Latest: Novartis to shed 320 jobs at Cork campus

Latest: Novartis to shed 320 jobs at Cork campus

Update: The union representing Novartis workers, SIPTU, is seeking an urgent meeting with management at the firm over the job cuts at its plant in Ringaskiddy, Co. Cork.

SIPTU's Alan O’Leary said: “Workers were aware that a review of operations was underway by senior Novartis management. However, the announcement today of 320 job cuts has deeply shocked the workers and their families.

“We understand that the decision to cut jobs is part of the ongoing evaluation of the Novartis manufacturing network around the world. It is our understanding the job cuts will occur over a period to 2022. We are seeking an urgent meeting with senior Novartis management in order to investigate at every opportunity to minimise the number of jobs impacted.”

SIPTU Organiser, Allen Dillon, said: “Our members were advised a number of weeks ago that Novartis was looking at a sale of the site in Ringaskiddy.

"The level of job cuts is considerable and we intend to engage with management urgently to save as many jobs as possible.”

Update: Swiss pharmaceutical giant Novartis is set to shed 320 jobs, more than half the workforce, at its Cork campus over the next three years.

The news has been relayed this morning to the almost 530 staff who work at the two Novartis groups based on its Ringaskiddy campus.

About 350 people work in its manufacturing operation with a further 180 staff based at a global service centre on the same site.

The redundancies will affect both operations with a total of 240 jobs set to be axed from the manufacturing site by 2022.

The first redundancies will be made at this site in 2021, with more the following year.

A total of 80 jobs will be shed at the global service centre by 2021, with the first redundancies getting underway next year and more the following year.

Tanaiste Simon Coveney said the news is a significant blow and very difficult for the highly skilled workers of Novartis and their families.

Mr Coveney said: “I have spoken to the Ministers for Business, Enterprise and Innovation, Heather Humpreys, as well as the IDA to ensure all available supports from state agencies are now open to the staff affected by this Novartis announcement.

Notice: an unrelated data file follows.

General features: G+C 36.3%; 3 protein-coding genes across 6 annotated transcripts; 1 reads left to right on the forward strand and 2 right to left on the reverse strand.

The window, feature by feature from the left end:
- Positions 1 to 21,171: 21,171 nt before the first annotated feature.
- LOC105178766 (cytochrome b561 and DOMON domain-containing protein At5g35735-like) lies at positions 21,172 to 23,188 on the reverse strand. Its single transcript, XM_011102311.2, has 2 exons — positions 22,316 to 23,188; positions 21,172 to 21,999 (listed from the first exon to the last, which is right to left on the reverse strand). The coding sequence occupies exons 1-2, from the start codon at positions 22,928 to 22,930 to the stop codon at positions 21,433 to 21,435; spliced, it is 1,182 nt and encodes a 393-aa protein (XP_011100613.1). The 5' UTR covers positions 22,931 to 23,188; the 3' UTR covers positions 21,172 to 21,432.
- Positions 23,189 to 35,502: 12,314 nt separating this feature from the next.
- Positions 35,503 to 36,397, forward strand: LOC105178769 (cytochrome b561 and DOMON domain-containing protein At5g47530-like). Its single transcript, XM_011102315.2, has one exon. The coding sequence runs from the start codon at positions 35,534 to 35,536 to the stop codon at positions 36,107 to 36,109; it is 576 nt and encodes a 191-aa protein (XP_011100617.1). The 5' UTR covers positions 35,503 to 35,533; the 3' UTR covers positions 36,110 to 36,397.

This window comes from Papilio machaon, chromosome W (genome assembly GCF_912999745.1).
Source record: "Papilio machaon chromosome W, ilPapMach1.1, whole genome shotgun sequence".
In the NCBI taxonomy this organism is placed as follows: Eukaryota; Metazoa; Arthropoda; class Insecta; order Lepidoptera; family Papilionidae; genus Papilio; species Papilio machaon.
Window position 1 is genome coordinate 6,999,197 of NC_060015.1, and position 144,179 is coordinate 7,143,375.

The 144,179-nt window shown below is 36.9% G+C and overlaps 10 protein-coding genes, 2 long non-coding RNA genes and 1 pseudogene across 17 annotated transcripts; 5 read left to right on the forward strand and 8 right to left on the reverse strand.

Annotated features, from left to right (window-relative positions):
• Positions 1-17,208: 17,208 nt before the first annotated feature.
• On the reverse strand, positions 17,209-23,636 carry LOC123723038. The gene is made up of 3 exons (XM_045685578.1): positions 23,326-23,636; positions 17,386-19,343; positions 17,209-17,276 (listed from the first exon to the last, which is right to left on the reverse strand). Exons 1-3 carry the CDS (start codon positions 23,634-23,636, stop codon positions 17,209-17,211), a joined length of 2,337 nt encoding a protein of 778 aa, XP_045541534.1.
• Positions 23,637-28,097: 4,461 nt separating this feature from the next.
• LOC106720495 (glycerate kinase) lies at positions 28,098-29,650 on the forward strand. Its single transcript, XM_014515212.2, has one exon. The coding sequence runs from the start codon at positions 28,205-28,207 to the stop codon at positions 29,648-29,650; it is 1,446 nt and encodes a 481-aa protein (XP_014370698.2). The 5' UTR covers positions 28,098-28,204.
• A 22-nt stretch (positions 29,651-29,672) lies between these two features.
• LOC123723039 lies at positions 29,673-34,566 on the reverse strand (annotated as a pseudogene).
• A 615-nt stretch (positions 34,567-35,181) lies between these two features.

“The staff are highly skilled in the competitive pharmaceutical industry and the state agencies will use the 3-year timeline laid out by Novartis to work with the company and the workers to protect employment.”

The manufacturing from Ringaskiddy is expected to be relocated to contract manufacturing sites while the business service jobs will move to other Novartis sites across Europe and Asia.

The decision follows a global review by Novartis of an estimated 100 sites around the world which has been underway since 2016.

It is understood that the staff are being told the decision is part of a global restructuring and consolidation process arising out of that review.

The company is also expected to announce a period of consultation with the staff in advance of the redundancies.

The news, which began to filter out last night, has come as a shock, given the scale of the job losses, and because Novartis was one of the first pharmaceutical companies to locate in Ireland in the 1950’s.

It has grown to become one of the country’s leading employers in the healthcare industry employing around 1,100 people at its operations in Cork and Dublin.

Its Dublin business centre operation, which employs an estimated 660 staff, is unaffected by this announcement.

Fianna Fáil Party Leader Micheál Martin said: "We all know of many families in the region who have relatives employed with Novartis. This is a very worrying time for the families and their loved ones.

“Support for staff let go in the shape of social protection support, and guidance in seeking new employment opportunities should be provided.